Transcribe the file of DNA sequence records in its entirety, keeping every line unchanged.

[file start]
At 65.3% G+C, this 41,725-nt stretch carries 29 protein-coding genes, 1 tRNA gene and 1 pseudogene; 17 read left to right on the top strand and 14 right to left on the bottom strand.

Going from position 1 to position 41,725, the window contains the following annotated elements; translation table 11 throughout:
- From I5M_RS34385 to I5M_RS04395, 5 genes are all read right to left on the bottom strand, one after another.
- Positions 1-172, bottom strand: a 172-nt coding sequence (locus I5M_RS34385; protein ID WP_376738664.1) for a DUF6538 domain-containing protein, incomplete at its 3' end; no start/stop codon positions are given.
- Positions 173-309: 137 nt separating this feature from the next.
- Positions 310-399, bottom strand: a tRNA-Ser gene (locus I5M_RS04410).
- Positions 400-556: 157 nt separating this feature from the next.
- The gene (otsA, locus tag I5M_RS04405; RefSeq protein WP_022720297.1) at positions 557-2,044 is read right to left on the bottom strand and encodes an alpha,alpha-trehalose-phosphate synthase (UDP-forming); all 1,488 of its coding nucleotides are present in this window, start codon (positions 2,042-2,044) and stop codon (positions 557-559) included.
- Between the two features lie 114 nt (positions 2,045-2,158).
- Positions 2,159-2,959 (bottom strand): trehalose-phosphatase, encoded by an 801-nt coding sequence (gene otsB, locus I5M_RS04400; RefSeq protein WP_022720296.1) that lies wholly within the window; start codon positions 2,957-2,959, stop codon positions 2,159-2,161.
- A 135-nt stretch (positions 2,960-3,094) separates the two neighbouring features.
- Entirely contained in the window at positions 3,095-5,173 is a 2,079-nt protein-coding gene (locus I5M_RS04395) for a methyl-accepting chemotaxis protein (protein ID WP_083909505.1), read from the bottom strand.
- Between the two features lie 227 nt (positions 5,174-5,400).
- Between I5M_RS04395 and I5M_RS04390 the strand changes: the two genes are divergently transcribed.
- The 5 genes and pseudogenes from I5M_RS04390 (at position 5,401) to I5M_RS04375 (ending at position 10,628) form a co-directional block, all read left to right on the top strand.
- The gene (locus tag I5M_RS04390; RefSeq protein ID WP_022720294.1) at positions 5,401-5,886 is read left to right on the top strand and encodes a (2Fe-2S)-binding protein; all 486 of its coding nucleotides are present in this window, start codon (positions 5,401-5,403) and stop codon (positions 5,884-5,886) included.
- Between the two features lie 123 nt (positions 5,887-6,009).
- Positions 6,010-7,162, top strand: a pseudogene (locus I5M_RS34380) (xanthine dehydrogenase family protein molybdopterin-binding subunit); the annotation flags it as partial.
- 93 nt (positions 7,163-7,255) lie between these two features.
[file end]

At 65.3% G+C, this 41,725-nt stretch carries 29 protein-coding genes, 1 tRNA gene and 1 pseudogene; 17 read left to right on the top strand and 14 right to left on the bottom strand.

Going from position 1 to position 41,725, the window contains the following annotated elements; translation table 11 throughout:
- From I5M_RS34385 to I5M_RS04395, 5 genes are all read right to left on the bottom strand, one after another.
- Positions 1-172, bottom strand: a 172-nt coding sequence (locus I5M_RS34385; protein ID WP_376738664.1) for a DUF6538 domain-containing protein, incomplete at its 3' end; no start/stop codon positions are given.
- Positions 173-309: 137 nt separating this feature from the next.
- Positions 310-399, bottom strand: a tRNA-Ser gene (locus I5M_RS04410).
- Positions 400-556: 157 nt separating this feature from the next.
- The gene (otsA, locus tag I5M_RS04405; RefSeq protein WP_022720297.1) at positions 557-2,044 is read right to left on the bottom strand and encodes an alpha,alpha-trehalose-phosphate synthase (UDP-forming); all 1,488 of its coding nucleotides are present in this window, start codon (positions 2,042-2,044) and stop codon (positions 557-559) included.
- Between the two features lie 114 nt (positions 2,045-2,158).
- Positions 2,159-2,959 (bottom strand): trehalose-phosphatase, encoded by an 801-nt coding sequence (gene otsB, locus I5M_RS04400; RefSeq protein WP_022720296.1) that lies wholly within the window; start codon positions 2,957-2,959, stop codon positions 2,159-2,161.
- A 135-nt stretch (positions 2,960-3,094) separates the two neighbouring features.
- Entirely contained in the window at positions 3,095-5,173 is a 2,079-nt protein-coding gene (locus I5M_RS04395) for a methyl-accepting chemotaxis protein (protein ID WP_083909505.1), read from the bottom strand.
- Between the two features lie 227 nt (positions 5,174-5,400).
- Between I5M_RS04395 and I5M_RS04390 the strand changes: the two genes are divergently transcribed.
- The 5 genes and pseudogenes from I5M_RS04390 (at position 5,401) to I5M_RS04375 (ending at position 10,628) form a co-directional block, all read left to right on the top strand.
- The gene (locus tag I5M_RS04390; RefSeq protein ID WP_022720294.1) at positions 5,401-5,886 is read left to right on the top strand and encodes a (2Fe-2S)-binding protein; all 486 of its coding nucleotides are present in this window, start codon (positions 5,401-5,403) and stop codon (positions 5,884-5,886) included.
- Between the two features lie 123 nt (positions 5,887-6,009).
- Positions 6,010-7,162, top strand: a pseudogene (locus I5M_RS34380) (xanthine dehydrogenase family protein molybdopterin-binding subunit); the annotation flags it as partial.
- 93 nt (positions 7,163-7,255) lie between these two features.